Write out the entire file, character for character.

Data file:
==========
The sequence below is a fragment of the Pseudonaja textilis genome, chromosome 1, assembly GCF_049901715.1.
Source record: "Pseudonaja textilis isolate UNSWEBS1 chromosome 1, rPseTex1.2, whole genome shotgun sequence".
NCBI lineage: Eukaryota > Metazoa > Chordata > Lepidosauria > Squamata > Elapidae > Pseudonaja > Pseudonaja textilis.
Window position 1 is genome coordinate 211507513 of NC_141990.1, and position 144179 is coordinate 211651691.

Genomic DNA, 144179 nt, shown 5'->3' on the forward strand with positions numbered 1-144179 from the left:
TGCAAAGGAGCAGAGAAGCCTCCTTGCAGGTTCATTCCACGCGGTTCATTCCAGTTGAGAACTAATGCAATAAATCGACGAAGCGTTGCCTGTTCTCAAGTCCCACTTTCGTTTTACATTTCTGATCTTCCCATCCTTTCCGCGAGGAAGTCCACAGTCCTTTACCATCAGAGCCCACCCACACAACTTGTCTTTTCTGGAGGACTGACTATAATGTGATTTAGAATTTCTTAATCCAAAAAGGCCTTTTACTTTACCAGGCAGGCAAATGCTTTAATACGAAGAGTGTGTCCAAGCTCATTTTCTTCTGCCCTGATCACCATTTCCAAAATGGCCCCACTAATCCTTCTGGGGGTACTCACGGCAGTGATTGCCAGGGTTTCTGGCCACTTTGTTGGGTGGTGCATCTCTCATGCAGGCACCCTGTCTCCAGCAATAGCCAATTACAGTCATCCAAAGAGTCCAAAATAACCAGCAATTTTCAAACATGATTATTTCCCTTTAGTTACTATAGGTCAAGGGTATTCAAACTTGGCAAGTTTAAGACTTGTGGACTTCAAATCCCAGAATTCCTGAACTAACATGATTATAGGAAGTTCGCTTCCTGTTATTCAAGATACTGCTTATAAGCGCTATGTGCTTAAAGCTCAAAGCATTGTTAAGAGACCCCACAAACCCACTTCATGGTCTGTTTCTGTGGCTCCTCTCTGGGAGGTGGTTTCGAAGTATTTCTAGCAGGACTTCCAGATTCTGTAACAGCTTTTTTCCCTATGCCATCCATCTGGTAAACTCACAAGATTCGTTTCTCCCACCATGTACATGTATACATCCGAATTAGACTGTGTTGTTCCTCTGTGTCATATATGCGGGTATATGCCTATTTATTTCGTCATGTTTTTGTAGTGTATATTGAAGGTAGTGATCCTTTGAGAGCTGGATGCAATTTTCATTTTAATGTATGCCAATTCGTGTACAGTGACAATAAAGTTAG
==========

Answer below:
The sequence below is a fragment of the Pseudonaja textilis genome, chromosome 1, assembly GCF_049901715.1.
Source record: "Pseudonaja textilis isolate UNSWEBS1 chromosome 1, rPseTex1.2, whole genome shotgun sequence".
NCBI lineage: Eukaryota > Metazoa > Chordata > Lepidosauria > Squamata > Elapidae > Pseudonaja > Pseudonaja textilis.
Window position 1 is genome coordinate 211507513 of NC_141990.1, and position 144179 is coordinate 211651691.

Genomic DNA, 144179 nt, shown 5'->3' on the forward strand with positions numbered 1-144179 from the left:
TGCAAAGGAGCAGAGAAGCCTCCTTGCAGGTTCATTCCACGCGGTTCATTCCAGTTGAGAACTAATGCAATAAATCGACGAAGCGTTGCCTGTTCTCAAGTCCCACTTTCGTTTTACATTTCTGATCTTCCCATCCTTTCCGCGAGGAAGTCCACAGTCCTTTACCATCAGAGCCCACCCACACAACTTGTCTTTTCTGGAGGACTGACTATAATGTGATTTAGAATTTCTTAATCCAAAAAGGCCTTTTACTTTACCAGGCAGGCAAATGCTTTAATACGAAGAGTGTGTCCAAGCTCATTTTCTTCTGCCCTGATCACCATTTCCAAAATGGCCCCACTAATCCTTCTGGGGGTACTCACGGCAGTGATTGCCAGGGTTTCTGGCCACTTTGTTGGGTGGTGCATCTCTCATGCAGGCACCCTGTCTCCAGCAATAGCCAATTACAGTCATCCAAAGAGTCCAAAATAACCAGCAATTTTCAAACATGATTATTTCCCTTTAGTTACTATAGGTCAAGGGTATTCAAACTTGGCAAGTTTAAGACTTGTGGACTTCAAATCCCAGAATTCCTGAACTAACATGATTATAGGAAGTTCGCTTCCTGTTATTCAAGATACTGCTTATAAGCGCTATGTGCTTAAAGCTCAAAGCATTGTTAAGAGACCCCACAAACCCACTTCATGGTCTGTTTCTGTGGCTCCTCTCTGGGAGGTGGTTTCGAAGTATTTCTAGCAGGACTTCCAGATTCTGTAACAGCTTTTTTCCCTATGCCATCCATCTGGTAAACTCACAAGATTCGTTTCTCCCACCATGTACATGTATACATCCGAATTAGACTGTGTTGTTCCTCTGTGTCATATATGCGGGTATATGCCTATTTATTTCGTCATGTTTTTGTAGTGTATATTGAAGGTAGTGATCCTTTGAGAGCTGGATGCAATTTTCATTTTAATGTATGCCAATTCGTGTACAGTGACAATAAAGTTAG